Boxing legend punches out his life story: wins, losses, and knockouts

Friday, March 7th, 2014

(Originally published on Open Book Toronto)

When I was fourteen, an entire wall of my bedroom was plastered with glossy centerfolds. But rather than scantily clad women, the photos were a who’s-who of boxing’s golden era: guys like Roberto Duran, Sugar Ray Leonard, Ray “Boom Boom” Mancini, Marvin Hagler, and Canadians Shawn O’Sullivan and Willie de Witt … with a hallowed place for this country’s most fabled pugilist, George Chuvalo.

Two things I loved were boxing and writing. Two very different worlds, to be sure, but with more similarities than you might think. Both require an unflagging discipline, steely-eyed focus, belief in yourself against all odds, and an ability to keep getting up when life knocks you down. The boxer and the writer both understand that while their finished product may be witnessed and judged by the world – a published book or a title bout – the real work must be done alone.

It was my father who brought home the first manual typewriter that weighed about sixty pounds, and it was my father who made my first heavy bag from an army duffel and some straw and gravel. He was happy to spar with me until the competitive spirit got the better of me and I cut his right eye. I delivered my first bloody nose when an older friend kept badgering me to pick up the gloves and “play around”. And I received my first broken nose at the hand of a hulking kid named Mark one day outside a gym change room. All I remember thinking after the atomic blow was: “I didn’t go down, at least I didn’t go down … ”

George Chuvalo never went down. He is the only professional boxer in his peer group who can say he was never knocked down, never knocked out, and he never threw in the towel on a fight. The longest-reigning Canadian heavyweight champion and a top world contender, Chuvalo fought the best of the day – including two legendary fights with Muhammad Ali – in a 23-year career that resulted in 93 fights, 73 wins, 18 losses … and 64 incredible knockouts.

Chuvalo is perhaps better known to younger generations for his tireless work with his Fight Against Drugs foundation. He travels across North America sharing the devastating impact that drugs have had on his family. His youngest son, Jesse, a heroin addict, took his own life in 1985. His third son, Georgie Lee, died of a heroin overdose in 1993. Grief-stricken, four days later, Chuvalo’s first wife took her own life. And then in 1996, after suffering a relapse, his son Steven died of an overdose.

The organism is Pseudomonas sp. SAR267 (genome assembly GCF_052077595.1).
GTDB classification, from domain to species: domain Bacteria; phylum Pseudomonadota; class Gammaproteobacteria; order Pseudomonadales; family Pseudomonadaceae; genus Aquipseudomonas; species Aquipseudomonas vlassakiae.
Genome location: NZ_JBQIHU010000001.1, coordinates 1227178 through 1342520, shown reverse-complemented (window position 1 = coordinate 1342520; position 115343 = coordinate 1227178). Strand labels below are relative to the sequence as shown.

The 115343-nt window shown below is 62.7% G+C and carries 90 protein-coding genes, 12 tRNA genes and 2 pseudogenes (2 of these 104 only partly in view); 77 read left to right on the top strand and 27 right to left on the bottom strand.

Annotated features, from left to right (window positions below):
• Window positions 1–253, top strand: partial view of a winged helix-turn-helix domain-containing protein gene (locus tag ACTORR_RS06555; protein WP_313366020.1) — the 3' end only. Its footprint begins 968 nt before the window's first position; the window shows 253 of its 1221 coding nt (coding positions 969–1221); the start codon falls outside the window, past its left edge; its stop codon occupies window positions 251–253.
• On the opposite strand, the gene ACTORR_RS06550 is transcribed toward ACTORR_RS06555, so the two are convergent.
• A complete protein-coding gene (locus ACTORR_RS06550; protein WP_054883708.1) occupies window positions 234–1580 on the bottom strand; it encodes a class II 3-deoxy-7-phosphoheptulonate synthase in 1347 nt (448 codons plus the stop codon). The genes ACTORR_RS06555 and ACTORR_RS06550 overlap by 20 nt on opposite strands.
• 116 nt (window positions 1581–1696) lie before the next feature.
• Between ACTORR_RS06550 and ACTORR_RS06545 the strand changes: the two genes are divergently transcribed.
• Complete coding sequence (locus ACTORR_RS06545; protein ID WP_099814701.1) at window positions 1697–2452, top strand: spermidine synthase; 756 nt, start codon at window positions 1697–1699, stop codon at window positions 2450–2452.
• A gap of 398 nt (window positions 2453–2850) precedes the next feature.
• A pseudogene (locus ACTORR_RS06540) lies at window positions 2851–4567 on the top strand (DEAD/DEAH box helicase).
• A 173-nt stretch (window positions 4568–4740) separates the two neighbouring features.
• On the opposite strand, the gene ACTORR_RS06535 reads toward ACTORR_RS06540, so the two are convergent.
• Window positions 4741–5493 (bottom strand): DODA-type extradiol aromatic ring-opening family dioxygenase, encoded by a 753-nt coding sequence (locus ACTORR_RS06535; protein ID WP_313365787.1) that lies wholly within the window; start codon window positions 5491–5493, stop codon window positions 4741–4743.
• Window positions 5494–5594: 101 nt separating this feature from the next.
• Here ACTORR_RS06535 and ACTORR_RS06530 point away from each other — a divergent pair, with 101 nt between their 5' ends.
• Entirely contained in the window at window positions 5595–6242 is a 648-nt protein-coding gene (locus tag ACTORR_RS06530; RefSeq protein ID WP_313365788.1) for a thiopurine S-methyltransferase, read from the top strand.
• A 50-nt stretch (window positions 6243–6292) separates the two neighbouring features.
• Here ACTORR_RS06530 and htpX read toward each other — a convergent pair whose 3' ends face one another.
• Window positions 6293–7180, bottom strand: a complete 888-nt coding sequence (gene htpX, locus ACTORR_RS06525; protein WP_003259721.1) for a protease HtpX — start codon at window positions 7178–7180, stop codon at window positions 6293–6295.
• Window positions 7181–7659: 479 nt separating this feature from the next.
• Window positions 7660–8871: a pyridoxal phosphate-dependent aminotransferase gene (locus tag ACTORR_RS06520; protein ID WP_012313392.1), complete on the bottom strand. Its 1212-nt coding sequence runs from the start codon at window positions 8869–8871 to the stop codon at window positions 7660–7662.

Somehow Chuvalo has transformed his own “personal holocaust,” as he calls it, into a life’s mission that has touched countless people around the world.

The 76-year-old bares his soul and does not pull any punches in his new and moving autobiography, Chuvalo: A Fighter’s Life (HarperCollins), co-written with Murray Greig. I spoke with Chuvalo from his home in Toronto about writing and the art of staying up when the world tries to knock you down.

CB: I can imagine people have asked you about writing your life story before now. How did you know you were ready to put it down on paper?

GC: I’m 76 years old, so I figured if I was going to write something, I better do it soon. I said to myself if I don’t do it now, who knows, maybe in a few years I won’t remember as much. I’m still mentally alert and able to remember my past.

CB: Writing an autobiography that covers a long and eventful life sounds like an overwhelming task. How did you approach it?

GC: I set it out in fifteen rounds or chapters, the major chronological events of my life.

CB: There’s no such thing as 15-round championship fights anymore, so there is some significance there, in terms of your life story.

GC: That speaks of a certain era. They don’t fight 15 anymore, they fight sissy rounds, twelve …

CB: You had the chance to set the record straight on some things that have bugged you, like the hometown sports media under-rating your talent. Is this a uniquely Canadian thing with us?

GC: Oh I think there’s a national inferiority complex. If you’re a Canadian you’ve got two strikes against you, like you can’t possibly be that good. It just seems that way.

CB: You got screwed over your fair share by those in the management end of the business, and you’re very blunt about that, and you name people. Have there been any reconciliations or apologies?

GC: None whatsoever. Not even from Irv Jungerman (former manager). He’s really a piece of work. Anyway, I was glad to get it all on paper. It made me feel better to get rid of it.

CB: It’s one thing to recount the toughest fights in your career, and the years of abject poverty, but the final pages of the book where you describe the loss of your children and wife, your pain is laid bare. What was it like working on that and finding the right words?

GC: It just came out naturally; it poured out. I put it down the best I could, especially the tough times, and there were plenty of them. In one way it was tough to write it and in another way it was easy because I remember everything.

CB: You talk about your appreciation of the written word. Back in your day, guys like Norman Mailer and George Plimpton were doing some really good writing about the big fights …

GC: Especially Norman Mailer, he was a fantastic writer, very insightful and clear thinking. He had his own way of doing things. He was a great writer and my favorite.

CB: Do you have any advice for those people who are the point where they feel they just can’t go on?

GC: Well, there’s always hope where there’s a will. If you have a strong enough will, then you give hope a chance.

CB: Thanks for being a hero of mine …

GC: Thank you for that compliment, champ.

Find out more about Chuvalo’s Fight Against Drugs foundation:
www. fightagainstdrugs.ca